On Monday, Boko Haram Islamists ascended onto a secondary school in Chibok, Nigeria and abducted over 100 schoolgirls. By Wednesday, only eight of the 129 abducted school girls were still missing, according to the Nigerian military.
“They forced us into trucks, buses and vans, some of which were carrying foodstuffs and petrol. They left with us in a convoy into the bush,” said a student among the girls who escaped and who declined to be named for security reasons. “A group of motorcyclists flanked the convoy to ensure none of us escaped.”
A series of vehicle breakdowns forced the abductors to transfer some of the girls from one van to another, “some of us jumped out of the vehicles and ran into the bush. We later found our way back to Chibok,” she said, referring to the northeastern town where her school is located.
Distraught parents of the abducted girls anxiously waited for news, many of them crowded outside the burned home of the Chibok district administrator.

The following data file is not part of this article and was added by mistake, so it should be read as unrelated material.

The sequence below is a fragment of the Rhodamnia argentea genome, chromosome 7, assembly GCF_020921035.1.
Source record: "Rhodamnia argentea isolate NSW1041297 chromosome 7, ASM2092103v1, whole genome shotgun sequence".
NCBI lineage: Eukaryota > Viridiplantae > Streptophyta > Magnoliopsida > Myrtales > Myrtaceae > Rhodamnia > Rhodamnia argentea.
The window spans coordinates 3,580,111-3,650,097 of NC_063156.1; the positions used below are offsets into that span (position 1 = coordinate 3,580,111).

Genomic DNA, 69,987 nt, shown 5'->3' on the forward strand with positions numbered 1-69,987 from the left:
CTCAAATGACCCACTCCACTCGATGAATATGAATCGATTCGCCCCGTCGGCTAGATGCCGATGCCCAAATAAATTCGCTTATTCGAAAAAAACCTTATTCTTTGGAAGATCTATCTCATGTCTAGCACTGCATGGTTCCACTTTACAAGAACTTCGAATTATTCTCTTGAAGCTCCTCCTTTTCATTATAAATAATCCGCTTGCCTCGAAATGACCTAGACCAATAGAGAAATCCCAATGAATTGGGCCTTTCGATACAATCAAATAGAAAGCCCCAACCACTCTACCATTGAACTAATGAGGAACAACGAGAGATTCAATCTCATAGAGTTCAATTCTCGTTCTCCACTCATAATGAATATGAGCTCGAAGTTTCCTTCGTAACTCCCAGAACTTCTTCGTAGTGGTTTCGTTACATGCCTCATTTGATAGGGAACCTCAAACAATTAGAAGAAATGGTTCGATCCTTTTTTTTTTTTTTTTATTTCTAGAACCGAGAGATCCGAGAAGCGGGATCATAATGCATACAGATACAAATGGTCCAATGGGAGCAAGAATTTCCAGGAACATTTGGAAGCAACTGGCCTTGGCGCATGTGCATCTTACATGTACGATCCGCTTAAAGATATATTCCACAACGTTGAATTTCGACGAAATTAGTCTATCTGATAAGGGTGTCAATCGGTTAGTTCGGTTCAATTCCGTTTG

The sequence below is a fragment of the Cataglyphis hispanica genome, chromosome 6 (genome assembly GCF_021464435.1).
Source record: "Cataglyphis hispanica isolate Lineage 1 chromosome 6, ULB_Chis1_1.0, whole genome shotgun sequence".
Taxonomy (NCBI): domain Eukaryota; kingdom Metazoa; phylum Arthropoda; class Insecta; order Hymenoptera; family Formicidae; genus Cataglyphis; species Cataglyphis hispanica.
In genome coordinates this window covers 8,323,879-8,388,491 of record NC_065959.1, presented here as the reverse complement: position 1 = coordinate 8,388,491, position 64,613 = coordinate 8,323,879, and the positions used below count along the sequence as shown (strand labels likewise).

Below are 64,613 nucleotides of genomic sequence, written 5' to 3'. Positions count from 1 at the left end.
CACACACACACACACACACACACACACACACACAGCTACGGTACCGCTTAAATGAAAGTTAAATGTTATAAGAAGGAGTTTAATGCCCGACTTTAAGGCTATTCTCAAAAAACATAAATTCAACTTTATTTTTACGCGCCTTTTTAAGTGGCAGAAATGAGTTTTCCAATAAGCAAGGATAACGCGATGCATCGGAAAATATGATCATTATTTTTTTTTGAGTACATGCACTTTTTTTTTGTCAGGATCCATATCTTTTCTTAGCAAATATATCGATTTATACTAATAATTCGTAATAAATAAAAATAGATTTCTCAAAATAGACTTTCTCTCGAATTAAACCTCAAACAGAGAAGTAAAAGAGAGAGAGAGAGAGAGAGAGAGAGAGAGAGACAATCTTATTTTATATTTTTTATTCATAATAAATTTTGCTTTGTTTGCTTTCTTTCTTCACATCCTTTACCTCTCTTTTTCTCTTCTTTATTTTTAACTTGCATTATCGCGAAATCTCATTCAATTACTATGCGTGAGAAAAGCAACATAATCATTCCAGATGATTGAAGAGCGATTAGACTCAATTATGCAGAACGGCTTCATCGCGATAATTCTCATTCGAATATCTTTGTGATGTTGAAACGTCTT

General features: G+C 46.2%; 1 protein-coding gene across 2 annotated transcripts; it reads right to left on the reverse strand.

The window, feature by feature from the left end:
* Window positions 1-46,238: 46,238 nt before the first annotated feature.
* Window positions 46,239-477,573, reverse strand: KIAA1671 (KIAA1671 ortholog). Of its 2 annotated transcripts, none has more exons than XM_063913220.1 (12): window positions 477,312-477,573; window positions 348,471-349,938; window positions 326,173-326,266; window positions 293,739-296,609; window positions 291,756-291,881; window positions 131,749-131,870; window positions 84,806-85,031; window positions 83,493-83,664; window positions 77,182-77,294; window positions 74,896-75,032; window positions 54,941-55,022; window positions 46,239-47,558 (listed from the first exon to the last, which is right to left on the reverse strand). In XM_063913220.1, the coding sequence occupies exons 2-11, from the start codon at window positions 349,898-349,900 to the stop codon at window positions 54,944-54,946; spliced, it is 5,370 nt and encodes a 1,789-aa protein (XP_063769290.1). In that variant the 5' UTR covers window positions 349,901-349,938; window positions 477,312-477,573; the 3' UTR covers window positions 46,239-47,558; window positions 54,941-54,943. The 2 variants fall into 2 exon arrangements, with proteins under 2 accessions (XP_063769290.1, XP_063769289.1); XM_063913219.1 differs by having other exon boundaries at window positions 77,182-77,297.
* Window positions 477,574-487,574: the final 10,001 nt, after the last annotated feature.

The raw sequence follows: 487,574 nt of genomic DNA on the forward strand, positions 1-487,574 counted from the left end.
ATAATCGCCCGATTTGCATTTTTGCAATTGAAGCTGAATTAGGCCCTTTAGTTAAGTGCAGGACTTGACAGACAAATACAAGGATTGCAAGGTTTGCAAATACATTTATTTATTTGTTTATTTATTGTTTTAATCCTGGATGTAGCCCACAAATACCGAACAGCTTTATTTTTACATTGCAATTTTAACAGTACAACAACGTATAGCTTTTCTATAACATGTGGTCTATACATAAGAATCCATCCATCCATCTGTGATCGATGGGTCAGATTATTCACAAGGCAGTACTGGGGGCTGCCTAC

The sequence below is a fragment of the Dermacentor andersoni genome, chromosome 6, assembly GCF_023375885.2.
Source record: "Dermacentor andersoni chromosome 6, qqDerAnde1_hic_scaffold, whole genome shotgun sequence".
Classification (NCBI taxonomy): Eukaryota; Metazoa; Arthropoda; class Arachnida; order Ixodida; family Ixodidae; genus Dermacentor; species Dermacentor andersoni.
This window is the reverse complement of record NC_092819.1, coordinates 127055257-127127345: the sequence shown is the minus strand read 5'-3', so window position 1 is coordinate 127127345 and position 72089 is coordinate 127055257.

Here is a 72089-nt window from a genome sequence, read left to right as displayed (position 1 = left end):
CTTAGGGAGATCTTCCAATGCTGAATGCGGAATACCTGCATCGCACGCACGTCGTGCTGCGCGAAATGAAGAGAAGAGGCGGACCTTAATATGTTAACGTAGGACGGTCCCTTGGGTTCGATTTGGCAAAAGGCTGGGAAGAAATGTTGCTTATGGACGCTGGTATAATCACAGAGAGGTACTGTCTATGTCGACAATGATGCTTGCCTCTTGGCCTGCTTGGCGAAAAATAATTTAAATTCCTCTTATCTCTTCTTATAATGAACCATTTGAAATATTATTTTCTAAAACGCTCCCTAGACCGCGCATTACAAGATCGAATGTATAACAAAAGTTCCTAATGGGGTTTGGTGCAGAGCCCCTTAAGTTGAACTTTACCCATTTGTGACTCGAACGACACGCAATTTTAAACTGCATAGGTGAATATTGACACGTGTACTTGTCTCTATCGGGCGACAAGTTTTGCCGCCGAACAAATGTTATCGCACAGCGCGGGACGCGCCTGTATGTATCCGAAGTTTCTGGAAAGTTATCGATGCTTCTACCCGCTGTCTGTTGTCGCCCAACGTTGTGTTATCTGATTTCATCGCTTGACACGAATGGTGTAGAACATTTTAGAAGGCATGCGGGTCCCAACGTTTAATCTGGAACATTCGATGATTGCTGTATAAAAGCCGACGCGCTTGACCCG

The gunmen burned homes and businesses in the town as they fled with the girls, witnesses said.
“We are calling on the government to do everything possible to track these people and save your daughters from them. They should not allow our daughters’ dreams to be shattered by these murderers,” said the mother of one abducted girl.
A statement from the office of Nigerian President Goodluck Jonathan, said he ordered security forces “to deploy maximum efforts” in rescuing the girls and welcomed reports of some rescues.
“President Jonathan deeply regrets the pain, sorrow and anguish brought upon many Nigerian families in recent days as a consequence of recurring security challenges which the nation is contending with,” the statement said.
This latest incident was just one of several violent acts Boko Haram has been responsible for this week in Nigeria.